Effect of deoxycorticosterone acetate on blood pressure in relation to accumulation of low-density lipoprotein and fibrinogen by aorta and other tissues of normotensive Wistar rats


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Abstract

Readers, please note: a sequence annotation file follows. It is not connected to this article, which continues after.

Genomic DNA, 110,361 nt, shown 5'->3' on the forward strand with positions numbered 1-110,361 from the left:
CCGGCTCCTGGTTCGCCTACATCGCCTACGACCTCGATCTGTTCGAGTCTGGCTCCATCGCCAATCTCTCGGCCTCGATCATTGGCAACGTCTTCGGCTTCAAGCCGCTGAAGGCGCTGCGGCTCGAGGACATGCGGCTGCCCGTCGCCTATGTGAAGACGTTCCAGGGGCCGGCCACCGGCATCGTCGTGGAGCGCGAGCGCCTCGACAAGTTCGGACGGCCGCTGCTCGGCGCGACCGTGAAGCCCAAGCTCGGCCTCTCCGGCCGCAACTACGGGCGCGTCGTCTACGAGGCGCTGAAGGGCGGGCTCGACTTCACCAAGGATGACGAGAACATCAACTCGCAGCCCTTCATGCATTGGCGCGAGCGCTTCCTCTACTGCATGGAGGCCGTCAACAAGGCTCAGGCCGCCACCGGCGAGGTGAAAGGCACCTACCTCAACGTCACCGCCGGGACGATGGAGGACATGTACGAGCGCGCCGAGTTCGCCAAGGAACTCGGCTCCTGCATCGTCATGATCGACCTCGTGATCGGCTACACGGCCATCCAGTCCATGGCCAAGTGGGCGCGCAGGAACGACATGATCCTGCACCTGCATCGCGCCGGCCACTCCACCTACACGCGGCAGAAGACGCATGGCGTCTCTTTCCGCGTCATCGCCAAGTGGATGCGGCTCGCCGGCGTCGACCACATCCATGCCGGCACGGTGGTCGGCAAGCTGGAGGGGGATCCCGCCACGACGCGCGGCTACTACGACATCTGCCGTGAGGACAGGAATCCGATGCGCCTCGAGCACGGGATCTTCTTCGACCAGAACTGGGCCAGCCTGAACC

ObjectiveTo evaluate the effect of different 4-week doses of deoxycorticosterone acetate (DOCA), together with 0.9% sodium chloride in the drinking water (DOCA-salt) on the blood pressure and on the accumulation of low-density lipoprotein (LDL) and fibrinogen in artery walls and other tissues in conscious, unrestrained, normotensive Wistar–Kyoto rats.MethodsThe accumulation of LDL labelled with 125I via the adduct tyramine cellobiose ([125I]-TC-LDL) and of fibrinogen similarly labelled with 131I ([131I]-TC-fibrinogen) was compared in aortic walls, heart, liver, kidney, lung, skeletal muscle, and adrenal gland tissues during the final 24 h of a 4-week administration of DOCA–salt, with vehicle–salt and saline as controls.ResultsIn control and vehicle rats the blood pressure did not change significantly during the last 5 days of treatment. Administration of DOCA–salt produced a dose-dependent increase in blood pressure during the same period. DOCA–salt administration increased LDL accumulation in the aorta and the heart and decreased LDL accumulation in the adrenal gland compared with those in rats of the control and vehicle groups. DOCA–salt administration did not affect fibrinogen accumulation significantly.ConclusionDOCA–salt treatment produces an increase in arterial blood pressure accompanied by an increase in LDL accumulation by the aortic wall and heart and a decrease in LDL accumulation by the adrenal gland. These observations raise the possibility that one mechanism by which hypertension affects atherosclerosis is through increased LDL accumulation in arterial walls.

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